T and W picked me up for lunch at his school friend’s restaurant beside the klong. We ate as though we were in danger of imminent starvation—an excellent green curry, a rice dish with a spidery green vegetable, eggplant with mackerel, a disappointing crab omelet that was bland and boring, a pomello salad with a little too much sauce for my taste and two more things I can’t remember. For dessert we had melon and toast, which sounds odd and uninteresting. The melon was thickened to an avocado consistency, very sweet but good, a bit like jam. But the meal was oddly off register, like one of those colored pictures in a childhood book, because the owner wasn’t there. She keeps things in true.
W mentioned that his mother has stopped going to the gym and now needs a nap in the morning as well as one in the afternoon. This does not bode well but perhaps she is ready to leave the party. That’s okay.
Their son is going to be doing an MA in architecture at Columbia. He’s an ambitious man and works hard to find his luck.
As we talked, outside the window of the restaurant I could see the tops of passing boats and the arched branch of a flame tree covered with blooms as though a host of scarlet butterflies hovered above the dark, crooked joints of the bark.
The next day I had lunch with M who, she really is amazing, has been offered a position as financial officer with a Japanese firm. She has no training in this field; although over the years, as she and J have run restaurants, she has learned accounting, but this position, I think, includes financial planning. She trained as a university teacher of English. I admire the two of them because they are always willing to reinvent themselves. And they have had to. The failure of their last venture and a rascally partner has left them in debt.
But I am amused at her. She is always asking, “Why? Why did this happen to me?” I point out to her that it’s a silly question, that there is no answer. Apparently J responds similarly. They are both willing and open; therefore they see opportunities others would not.
I washed my hair when I came home. As I was rinsing it with my eyes clamped tight against the invasion of soapy water, I felt something scamper across my right foot. Startled, I opened my eyes to see a midsized American Water Bug, this is different from the little kitchen roach, struggling to safety through the rising waters across my toes. Unfortunately, he died anyway. I found him in a crevice near the door lintel of the bathroom.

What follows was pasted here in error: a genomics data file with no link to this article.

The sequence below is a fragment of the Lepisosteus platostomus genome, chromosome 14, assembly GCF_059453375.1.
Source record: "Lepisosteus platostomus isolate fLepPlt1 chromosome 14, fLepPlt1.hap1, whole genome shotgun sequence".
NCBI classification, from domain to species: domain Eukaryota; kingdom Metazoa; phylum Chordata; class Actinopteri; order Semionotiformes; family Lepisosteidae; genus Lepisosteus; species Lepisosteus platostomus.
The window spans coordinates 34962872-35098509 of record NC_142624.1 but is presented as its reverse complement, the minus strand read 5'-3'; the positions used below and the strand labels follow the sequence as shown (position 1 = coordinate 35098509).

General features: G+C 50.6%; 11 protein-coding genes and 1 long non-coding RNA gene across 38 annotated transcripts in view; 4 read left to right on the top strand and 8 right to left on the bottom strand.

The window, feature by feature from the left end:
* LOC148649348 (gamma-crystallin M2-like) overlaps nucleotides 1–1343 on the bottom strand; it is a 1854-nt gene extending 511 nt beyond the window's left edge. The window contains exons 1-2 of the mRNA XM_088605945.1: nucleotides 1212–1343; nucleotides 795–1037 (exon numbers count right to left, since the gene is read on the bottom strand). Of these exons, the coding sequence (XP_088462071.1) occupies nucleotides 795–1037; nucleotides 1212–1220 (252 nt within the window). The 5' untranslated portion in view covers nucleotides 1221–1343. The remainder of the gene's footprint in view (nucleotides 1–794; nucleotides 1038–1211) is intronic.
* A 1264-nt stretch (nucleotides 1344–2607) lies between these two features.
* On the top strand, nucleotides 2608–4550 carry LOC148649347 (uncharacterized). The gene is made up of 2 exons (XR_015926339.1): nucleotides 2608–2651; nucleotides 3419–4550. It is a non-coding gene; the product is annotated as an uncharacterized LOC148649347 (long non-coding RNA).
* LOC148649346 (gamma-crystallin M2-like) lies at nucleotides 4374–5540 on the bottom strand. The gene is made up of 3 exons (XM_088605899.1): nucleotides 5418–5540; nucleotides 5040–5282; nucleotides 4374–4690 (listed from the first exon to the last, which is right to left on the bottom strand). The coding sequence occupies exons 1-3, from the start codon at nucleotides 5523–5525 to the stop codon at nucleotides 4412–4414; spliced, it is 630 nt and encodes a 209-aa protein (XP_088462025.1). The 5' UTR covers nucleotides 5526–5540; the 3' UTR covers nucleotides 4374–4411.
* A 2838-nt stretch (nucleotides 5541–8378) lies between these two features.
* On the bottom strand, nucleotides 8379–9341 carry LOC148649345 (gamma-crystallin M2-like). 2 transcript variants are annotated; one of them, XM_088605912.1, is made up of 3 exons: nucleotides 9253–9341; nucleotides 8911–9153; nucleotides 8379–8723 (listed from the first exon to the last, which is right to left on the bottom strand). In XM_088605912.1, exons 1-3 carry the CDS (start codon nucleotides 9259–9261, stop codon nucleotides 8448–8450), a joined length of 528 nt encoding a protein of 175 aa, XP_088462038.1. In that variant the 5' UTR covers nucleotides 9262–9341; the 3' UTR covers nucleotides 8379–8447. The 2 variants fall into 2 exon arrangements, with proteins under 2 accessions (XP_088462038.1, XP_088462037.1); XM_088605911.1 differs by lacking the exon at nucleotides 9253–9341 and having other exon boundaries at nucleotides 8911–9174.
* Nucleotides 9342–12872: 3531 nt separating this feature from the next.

I grew up with the usual American bug phobia but one year when I stayed into the monsoon season in Bangkok I realized I had better get over it since large bugs are part of monsoon life.
I really got over it when I went on a boat from the coast of Sumatra to the island of Nias. Susan, with whom I was traveling, and I paid for the use of the first mate’s cabin, a space you could not stand up in, its floor covered with coconut matting, its windows unglazed and open to the sea. It seemed okay and a good enough place to sleep in since we wouldn’t arrive in Nias until the next morning. But once the little ship started to move everyone who had been hiding in the woodwork had to come out or be crushed by the movement of the ship’s timbers. Susan and I discovered that we were in the company of a multitude of large roaches. I pointed out to her, seeing she was on the brink of a good scream, that there was no point in reacting emotionally to this. It just was. She, agreeing, pointed out in turn how the crew, whom we could see working in the cabin in front of our room, ignored the bugs who walked over their feet or landed on their shoulders. They just shrugged them off.
It was still unnerving to watch them marching back and forth about four inches above our heads, searching for a safe place to hide. Somehow we did sleep that night but it was a very tense sleep.
It had been another 100-degree day. The coronation ceremony, therefore, took place at night. Everything everyone was wearing was warm and heavy. There was a sort of garden of hats. There are the common military hats but also bright blue, black and red modified busbies, not bear skin, not as large as the British original, but certainly not air-conditioned. Some of the troops wear black and gold hats in the bud shape that is the leitmotif, or so it seems to me, of the coronation.